Some Hollywod execs working in Wilmington just can’t understand why some North Carolina citizens may be upset that they are receiving special tax breaks unavailable to “the little people.”
Wilmington film industry representatives lashed out Wednesday against recent political ads – partly funded by PPD founder Fred Eshelman – which are critical of Democratic state lawmakers who voted in favor of better film incentives in North Carolina.
“It’s a total negative smear against the film industry,” said Kelly Tenney, a producer of the television series “One Tree Hill,” which films in the Wilmington area.
A new political group, Real Jobs NC, which is partly funded by Eshelman, paid for television ads and mass mailings arriving in mailboxes of voters across the state. One mailing sent to various legislative districts criticizes Democratic lawmakers, who, along with some Republicans, voted in favor of improving the incentives package that film production companies receive if they shoot movies in the state.
“They’re missing the point,” Tenney said of the ads. “The films have to come to North Carolina, and they have to spend the money first.”
On that last point, Tenney is right. But the point that he is missing is that the same can be said for every other type and size of business as well. Businesses of all sizes that operate in North Carolina will spend money here, too. The difference is that most other businesses won’t be able to enjoy the same tax breaks that Tenney and his politically-connected Hollywood big shots were able to “persuade” state lawmakers into granting them. And let’s not forget that research shows the net fiscal impact of these film tax credits are likely to be negative.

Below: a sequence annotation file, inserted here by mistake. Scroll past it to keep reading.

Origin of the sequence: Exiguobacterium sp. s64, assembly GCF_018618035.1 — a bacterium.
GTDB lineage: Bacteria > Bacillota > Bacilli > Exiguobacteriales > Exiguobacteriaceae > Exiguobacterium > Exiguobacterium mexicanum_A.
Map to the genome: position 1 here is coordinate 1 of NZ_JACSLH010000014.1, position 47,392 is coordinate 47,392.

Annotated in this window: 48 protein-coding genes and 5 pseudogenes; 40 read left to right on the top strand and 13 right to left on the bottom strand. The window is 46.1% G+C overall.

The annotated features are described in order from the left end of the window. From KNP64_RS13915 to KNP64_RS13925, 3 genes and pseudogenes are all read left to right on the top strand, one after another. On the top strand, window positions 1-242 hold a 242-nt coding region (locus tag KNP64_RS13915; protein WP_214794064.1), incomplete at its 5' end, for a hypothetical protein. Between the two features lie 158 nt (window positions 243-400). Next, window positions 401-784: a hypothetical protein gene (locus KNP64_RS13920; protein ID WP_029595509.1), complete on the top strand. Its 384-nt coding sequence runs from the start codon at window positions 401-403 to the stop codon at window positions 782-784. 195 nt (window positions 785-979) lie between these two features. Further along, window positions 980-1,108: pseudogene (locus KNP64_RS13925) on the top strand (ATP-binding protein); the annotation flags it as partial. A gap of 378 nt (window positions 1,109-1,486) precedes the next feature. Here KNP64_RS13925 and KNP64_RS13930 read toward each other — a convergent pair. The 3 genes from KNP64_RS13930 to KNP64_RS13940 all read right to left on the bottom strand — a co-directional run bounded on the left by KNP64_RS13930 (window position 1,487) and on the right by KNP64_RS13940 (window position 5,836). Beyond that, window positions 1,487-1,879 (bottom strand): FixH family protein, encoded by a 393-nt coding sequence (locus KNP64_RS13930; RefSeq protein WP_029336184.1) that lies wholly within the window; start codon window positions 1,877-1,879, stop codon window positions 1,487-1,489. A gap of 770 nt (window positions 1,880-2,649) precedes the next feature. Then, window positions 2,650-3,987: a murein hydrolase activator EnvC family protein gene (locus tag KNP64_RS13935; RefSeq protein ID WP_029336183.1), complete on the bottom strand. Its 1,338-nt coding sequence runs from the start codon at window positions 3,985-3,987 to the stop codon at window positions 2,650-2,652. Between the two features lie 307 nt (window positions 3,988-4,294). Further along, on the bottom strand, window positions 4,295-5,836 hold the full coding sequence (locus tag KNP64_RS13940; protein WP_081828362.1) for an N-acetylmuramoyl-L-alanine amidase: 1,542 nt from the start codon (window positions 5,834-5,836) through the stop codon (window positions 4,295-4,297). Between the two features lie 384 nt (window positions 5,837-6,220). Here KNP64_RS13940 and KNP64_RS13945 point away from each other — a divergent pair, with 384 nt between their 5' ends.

Another Hollywood exec was completely puzzled that anybody could perceive their special treatment as unfair:
Bill Vassar, executive vice president of EUE/Screen Gems, also was surprised by the ads.
“I have no other words for it other than it’s left us and me perplexed,” he said. “I don’t understand it.”
Perhaps I can help explain it, Mr. Vassar. The majority of hard-working people are tired of seeing power over the economy’s resources taken out of their hands and concentrated further to a small privileged political and politically-connected class of elitists. As I explained in a recent article:
Under this scenario of targeted “economic incentives,” a company can gain an advantage over its competitors by being relieved of one of its expenses (taxes). This advantage, granted courtesy of the political class, will help determine which businesses succeed or fail in the marketplace; and therefore influence who owns a greater share of the state’s means of production and how they are used.
Benefiting from this system, of course, are those businesses with the appropriate political clout receiving the tax breaks, along with the politicians eager to record public relations victories by claiming they are “creating jobs” as they dispense their political favors.
Consumers, on the other hand, are left with fewer choices and less sway over determining who controls the economy’s scarce resources and to what purposes they are applied.
In other words, power is shifted away from the masses and back to the elite class of government officials and the politically connected.